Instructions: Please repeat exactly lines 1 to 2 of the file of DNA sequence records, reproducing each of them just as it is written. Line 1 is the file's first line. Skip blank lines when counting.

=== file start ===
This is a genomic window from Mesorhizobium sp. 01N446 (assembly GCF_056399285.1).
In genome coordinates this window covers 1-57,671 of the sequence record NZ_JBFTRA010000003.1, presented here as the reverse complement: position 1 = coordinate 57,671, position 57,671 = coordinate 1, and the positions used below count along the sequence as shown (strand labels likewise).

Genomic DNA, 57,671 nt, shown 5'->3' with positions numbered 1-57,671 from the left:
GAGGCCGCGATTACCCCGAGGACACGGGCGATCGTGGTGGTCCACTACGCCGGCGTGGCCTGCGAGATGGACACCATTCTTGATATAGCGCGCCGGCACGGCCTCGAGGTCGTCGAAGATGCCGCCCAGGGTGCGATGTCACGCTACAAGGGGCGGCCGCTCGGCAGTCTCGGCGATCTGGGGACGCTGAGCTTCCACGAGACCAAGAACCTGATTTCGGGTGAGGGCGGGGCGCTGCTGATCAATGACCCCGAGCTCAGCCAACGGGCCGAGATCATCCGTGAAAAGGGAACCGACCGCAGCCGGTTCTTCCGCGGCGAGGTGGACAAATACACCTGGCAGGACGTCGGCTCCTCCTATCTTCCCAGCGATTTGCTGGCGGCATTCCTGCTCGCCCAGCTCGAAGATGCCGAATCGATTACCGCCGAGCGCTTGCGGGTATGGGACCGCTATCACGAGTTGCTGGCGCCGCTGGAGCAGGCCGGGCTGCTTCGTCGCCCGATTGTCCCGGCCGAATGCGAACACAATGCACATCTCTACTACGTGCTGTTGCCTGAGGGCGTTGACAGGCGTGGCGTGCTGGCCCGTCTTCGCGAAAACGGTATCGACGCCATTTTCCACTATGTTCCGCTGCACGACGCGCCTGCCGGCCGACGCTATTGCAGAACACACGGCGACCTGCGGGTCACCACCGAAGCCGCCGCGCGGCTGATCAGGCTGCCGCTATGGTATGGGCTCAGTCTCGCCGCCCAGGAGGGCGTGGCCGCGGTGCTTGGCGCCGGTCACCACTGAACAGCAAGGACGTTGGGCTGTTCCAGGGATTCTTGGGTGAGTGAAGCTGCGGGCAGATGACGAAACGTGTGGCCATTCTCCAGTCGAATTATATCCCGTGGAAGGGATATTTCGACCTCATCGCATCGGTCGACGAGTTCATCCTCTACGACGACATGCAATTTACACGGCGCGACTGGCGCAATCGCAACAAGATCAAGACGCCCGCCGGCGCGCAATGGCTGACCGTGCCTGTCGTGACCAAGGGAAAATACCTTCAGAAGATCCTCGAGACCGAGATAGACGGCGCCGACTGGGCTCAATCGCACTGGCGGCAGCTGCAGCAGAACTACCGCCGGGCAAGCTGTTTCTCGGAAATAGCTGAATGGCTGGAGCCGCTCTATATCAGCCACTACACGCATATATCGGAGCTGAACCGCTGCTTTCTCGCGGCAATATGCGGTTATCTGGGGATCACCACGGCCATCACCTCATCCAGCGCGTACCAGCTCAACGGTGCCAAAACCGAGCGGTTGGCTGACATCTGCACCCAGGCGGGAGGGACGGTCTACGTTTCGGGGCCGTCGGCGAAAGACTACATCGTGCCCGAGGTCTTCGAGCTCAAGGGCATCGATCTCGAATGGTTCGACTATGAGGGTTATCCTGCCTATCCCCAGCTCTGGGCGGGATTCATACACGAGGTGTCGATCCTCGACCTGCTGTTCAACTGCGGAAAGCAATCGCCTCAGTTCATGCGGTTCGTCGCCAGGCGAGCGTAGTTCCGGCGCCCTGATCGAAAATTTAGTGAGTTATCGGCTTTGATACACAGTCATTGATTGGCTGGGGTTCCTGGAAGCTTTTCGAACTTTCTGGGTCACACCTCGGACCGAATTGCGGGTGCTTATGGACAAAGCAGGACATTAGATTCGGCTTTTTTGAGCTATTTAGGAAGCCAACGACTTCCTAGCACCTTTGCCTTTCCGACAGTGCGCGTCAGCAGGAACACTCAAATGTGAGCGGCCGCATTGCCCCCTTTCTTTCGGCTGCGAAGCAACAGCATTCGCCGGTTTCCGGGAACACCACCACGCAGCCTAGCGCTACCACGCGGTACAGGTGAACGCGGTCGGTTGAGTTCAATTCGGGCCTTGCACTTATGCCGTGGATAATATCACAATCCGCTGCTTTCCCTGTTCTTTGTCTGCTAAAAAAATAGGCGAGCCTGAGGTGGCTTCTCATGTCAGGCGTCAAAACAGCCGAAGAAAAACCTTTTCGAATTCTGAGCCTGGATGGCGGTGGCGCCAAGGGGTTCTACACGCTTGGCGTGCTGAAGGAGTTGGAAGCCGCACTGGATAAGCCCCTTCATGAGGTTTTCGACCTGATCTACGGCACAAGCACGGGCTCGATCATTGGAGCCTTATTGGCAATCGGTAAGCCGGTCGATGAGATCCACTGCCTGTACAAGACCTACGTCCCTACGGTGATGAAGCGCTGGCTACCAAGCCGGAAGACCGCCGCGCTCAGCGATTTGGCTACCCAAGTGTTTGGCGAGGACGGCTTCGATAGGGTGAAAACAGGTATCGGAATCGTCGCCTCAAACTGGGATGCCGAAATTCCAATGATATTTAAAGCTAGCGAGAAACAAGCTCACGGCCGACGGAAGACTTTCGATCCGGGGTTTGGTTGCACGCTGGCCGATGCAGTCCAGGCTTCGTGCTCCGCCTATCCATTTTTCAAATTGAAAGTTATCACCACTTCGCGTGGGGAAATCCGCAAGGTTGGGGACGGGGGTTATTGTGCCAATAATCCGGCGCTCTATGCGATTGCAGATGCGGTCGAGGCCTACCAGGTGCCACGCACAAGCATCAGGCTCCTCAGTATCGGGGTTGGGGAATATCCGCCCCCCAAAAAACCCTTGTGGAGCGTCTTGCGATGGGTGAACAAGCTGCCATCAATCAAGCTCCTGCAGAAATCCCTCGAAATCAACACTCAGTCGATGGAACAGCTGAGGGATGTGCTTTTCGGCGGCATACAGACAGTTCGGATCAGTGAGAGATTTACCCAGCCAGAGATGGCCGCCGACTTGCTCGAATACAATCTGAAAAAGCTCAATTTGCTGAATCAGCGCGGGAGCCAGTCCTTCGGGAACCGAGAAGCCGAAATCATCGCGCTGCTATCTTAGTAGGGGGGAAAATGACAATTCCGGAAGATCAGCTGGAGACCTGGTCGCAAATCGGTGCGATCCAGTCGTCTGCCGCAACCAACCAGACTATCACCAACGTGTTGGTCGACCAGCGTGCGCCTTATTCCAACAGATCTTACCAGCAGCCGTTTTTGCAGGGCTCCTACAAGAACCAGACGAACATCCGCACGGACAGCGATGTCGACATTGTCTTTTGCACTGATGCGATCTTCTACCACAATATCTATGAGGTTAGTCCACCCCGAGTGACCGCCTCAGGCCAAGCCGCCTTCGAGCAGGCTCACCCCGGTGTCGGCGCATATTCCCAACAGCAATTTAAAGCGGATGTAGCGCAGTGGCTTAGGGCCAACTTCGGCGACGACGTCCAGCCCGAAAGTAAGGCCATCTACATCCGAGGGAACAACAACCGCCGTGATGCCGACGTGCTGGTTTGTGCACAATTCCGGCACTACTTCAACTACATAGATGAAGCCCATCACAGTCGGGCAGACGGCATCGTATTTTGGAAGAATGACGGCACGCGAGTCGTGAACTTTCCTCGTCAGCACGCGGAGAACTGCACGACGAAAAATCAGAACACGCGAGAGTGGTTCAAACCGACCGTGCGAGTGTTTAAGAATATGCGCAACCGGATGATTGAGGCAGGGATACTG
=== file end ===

This is a genomic window from Mesorhizobium sp. 01N446 (assembly GCF_056399285.1).
In genome coordinates this window covers 1-57,671 of the sequence record NZ_JBFTRA010000003.1, presented here as the reverse complement: position 1 = coordinate 57,671, position 57,671 = coordinate 1, and the positions used below count along the sequence as shown (strand labels likewise).